My newly formed loves of music, coupled with my sense of duty to attend college, led me to pursue jazz in higher levels of education, where I found myself starting to “swim upstream.” I joined a “typical” undergraduate jazz studies program which focused primarily on a highly structured curriculum of “standards” and be-bop styles, giving scant, obligatory mention of earlier traditional styles and little to no introduction to ethnic musics or jazz from the 1970s to present day. And although I have slight degrees of resentment for this fact, I also know that I wouldn’t have been exposed to jazz music in such an intense way had I not been in such a program. The limited repertoire of jazz styles given to me also acted as a launching pad into less familiar stylistic territories. This manifested itself into my confrontation - that ultimately proved successful - with a curriculum that indoctrinated students onto a jazz “conveyer belt”. Due to my high levels of discipline and work-ethic, I was able to convince the faculty to let me put on a non-traditional senior recital of primarily world improvisational musics, which would in turn inspire a number of students to find their own personal voice in jazz, pushing them to work in and around the system to help personalize their education. In this way, I ultimately found the most beneficial aspect of my studies was joining a community of like-minded musicians who helped push and inspire each other, creating invaluable learning environments.
As anyone would imagine, attending graduate school in New Yor, opened me up to a much larger world of possibilities and provided a much more balanced learning environment which helped me grow profoundly as a musician in every sense of the term. Students were given much more one-on-one attention from progressively minded, highly experienced musicians with deep understanding of the ever evolving place that jazz and improvisational music had in our culture. Of course, the unfortunate realities of an institution’s bureaucracy, self-aggrandizement and pressure to uphold general academic standards are always going to limit the potential for a student to find his or her most valuable path for learning. So, once again, I found myself moving into other departments (classical, ethnomusicology, etc.) and breaking the molds that seeped around me. I know deep down, that these actions were not merely a product of rebellion or subversion, but rather an attempt at the most organic way to learn music, through curiosity, exploration, fascination and experimentation.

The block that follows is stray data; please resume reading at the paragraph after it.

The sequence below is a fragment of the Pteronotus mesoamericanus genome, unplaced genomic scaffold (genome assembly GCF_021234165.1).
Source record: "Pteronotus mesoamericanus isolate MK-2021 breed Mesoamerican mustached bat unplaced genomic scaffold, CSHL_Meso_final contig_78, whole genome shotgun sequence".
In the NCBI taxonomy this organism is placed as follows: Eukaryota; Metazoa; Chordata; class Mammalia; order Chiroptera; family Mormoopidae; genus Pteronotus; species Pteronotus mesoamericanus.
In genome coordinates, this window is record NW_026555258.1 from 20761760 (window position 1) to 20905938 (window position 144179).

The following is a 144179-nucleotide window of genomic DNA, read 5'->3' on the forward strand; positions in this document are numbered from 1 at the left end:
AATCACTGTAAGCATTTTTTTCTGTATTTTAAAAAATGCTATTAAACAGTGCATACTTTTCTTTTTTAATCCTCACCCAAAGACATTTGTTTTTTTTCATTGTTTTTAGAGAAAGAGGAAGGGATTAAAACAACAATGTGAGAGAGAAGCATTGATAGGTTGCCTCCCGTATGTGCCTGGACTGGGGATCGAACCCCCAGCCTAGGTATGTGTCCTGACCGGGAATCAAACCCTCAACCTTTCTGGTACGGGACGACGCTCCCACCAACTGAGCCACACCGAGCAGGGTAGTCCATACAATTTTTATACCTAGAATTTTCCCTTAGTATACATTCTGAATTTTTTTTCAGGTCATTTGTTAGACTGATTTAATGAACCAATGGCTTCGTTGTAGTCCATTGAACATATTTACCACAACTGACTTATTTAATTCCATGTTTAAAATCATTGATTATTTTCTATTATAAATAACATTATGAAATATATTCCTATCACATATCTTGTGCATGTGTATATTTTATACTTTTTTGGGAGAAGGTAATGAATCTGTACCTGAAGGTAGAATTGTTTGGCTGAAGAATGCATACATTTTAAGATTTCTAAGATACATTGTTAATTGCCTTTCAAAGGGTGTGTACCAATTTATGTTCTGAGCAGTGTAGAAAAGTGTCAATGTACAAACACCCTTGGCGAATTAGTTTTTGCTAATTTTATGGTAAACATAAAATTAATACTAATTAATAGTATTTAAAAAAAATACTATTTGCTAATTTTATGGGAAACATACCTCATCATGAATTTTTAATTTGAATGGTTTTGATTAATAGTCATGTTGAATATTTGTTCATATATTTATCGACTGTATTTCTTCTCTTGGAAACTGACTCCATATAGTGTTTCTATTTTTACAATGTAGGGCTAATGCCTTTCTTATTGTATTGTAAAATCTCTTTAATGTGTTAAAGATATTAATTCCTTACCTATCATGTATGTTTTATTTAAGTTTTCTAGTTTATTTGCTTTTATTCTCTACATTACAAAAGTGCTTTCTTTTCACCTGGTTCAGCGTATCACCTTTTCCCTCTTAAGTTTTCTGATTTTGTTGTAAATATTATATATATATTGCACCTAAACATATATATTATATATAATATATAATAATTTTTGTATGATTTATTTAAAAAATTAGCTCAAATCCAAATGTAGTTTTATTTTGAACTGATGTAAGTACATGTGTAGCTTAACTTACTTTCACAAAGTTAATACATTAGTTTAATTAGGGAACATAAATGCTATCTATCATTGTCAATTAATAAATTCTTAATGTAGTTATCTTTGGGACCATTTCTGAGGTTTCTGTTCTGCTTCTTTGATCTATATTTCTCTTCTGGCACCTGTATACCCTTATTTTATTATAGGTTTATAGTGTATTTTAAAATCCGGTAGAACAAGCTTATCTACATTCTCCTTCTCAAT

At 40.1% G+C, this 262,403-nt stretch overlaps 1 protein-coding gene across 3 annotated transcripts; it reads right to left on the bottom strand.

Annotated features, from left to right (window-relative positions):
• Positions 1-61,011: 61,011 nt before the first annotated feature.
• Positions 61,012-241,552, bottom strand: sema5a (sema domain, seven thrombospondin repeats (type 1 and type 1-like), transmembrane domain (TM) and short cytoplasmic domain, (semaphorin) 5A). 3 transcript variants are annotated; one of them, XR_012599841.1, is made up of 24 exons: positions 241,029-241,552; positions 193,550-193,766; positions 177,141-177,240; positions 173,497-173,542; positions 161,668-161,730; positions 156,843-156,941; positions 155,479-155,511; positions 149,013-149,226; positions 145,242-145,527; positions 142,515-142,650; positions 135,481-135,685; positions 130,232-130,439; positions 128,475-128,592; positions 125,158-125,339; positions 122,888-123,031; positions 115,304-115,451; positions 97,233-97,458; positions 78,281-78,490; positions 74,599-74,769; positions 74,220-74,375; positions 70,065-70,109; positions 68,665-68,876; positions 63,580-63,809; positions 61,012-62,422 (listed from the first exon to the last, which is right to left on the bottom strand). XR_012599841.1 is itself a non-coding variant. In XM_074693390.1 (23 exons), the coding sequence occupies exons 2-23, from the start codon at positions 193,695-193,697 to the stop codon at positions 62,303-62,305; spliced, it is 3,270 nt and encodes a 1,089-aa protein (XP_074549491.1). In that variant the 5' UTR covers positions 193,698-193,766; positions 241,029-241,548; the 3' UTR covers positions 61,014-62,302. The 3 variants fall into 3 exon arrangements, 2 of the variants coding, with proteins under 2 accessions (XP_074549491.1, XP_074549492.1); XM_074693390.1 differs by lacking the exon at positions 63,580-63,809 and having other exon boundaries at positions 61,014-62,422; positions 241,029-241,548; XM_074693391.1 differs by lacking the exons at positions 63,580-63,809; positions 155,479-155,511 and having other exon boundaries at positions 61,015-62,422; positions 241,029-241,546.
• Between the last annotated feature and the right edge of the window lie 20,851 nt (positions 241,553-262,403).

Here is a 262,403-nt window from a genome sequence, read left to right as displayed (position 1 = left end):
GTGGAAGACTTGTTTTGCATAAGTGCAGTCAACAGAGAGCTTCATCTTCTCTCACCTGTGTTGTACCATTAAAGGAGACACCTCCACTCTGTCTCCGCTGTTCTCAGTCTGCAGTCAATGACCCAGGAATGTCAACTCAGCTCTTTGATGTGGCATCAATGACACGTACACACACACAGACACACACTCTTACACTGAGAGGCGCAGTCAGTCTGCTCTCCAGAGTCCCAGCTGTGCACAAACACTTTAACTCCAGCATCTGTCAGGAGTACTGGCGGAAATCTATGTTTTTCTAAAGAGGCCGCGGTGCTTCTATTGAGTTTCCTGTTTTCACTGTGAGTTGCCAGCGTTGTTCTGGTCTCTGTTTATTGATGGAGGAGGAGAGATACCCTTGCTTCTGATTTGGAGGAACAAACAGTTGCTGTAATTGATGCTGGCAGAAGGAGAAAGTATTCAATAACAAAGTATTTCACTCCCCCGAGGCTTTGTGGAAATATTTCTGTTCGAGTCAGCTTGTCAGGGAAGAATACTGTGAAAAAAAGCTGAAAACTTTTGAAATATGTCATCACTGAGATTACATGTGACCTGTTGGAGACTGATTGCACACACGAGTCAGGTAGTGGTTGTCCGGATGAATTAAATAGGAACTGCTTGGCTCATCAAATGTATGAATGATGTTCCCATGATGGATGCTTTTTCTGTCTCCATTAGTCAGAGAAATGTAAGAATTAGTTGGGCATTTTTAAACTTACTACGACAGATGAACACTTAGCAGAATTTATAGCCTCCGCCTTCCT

As I think about what encouraged me to attend graduate school, it was ultimately to continue the search for my personal voice, to find new challenges, and of course, to be surrounded with an inspiring and educational community. School was the easiest way for me to do all of that, because it gave direction, instilled discipline and provided an automatic group of fellow musicians. After moving from New York, and finding myself “on my own,” I began to ask, “Where do I go from here?” In many ways, one of the biggest holes in all of my education was how to actually teach myself.
In the years I have been out of school, I have been forced to confront serious personal issues with my musical self. The foremost seems simple but has been surprisingly complicated for me: what do I want to do with my music? In some way or another this is a question we continuously ask ourselves as musicians, but it is so crucial in order to establish an initial sense of direction. I have always had school to tell me which way to turn or in what ways to dissent. But clearly the ideal is to allow yourself to find out what you really get out of music--what your loves and passions are, and then decide what the proper tools are to achieve said goals. Interestingly enough, I find that in many ways, I have gone about this in reverse. I have been given the tools, structure and methodologies needed to achieve any level of success in music; now I must allow myself to discover my true musical passions, and more importantly, be o.k. with whatever those are. In the end, I hope that with the proper financial and cultural support, music education programs of any dimension can progress towards a healthier balance of structure and exploration, discipline and inspiration, practice and play.
(edited by Ellen Brackin Sevits)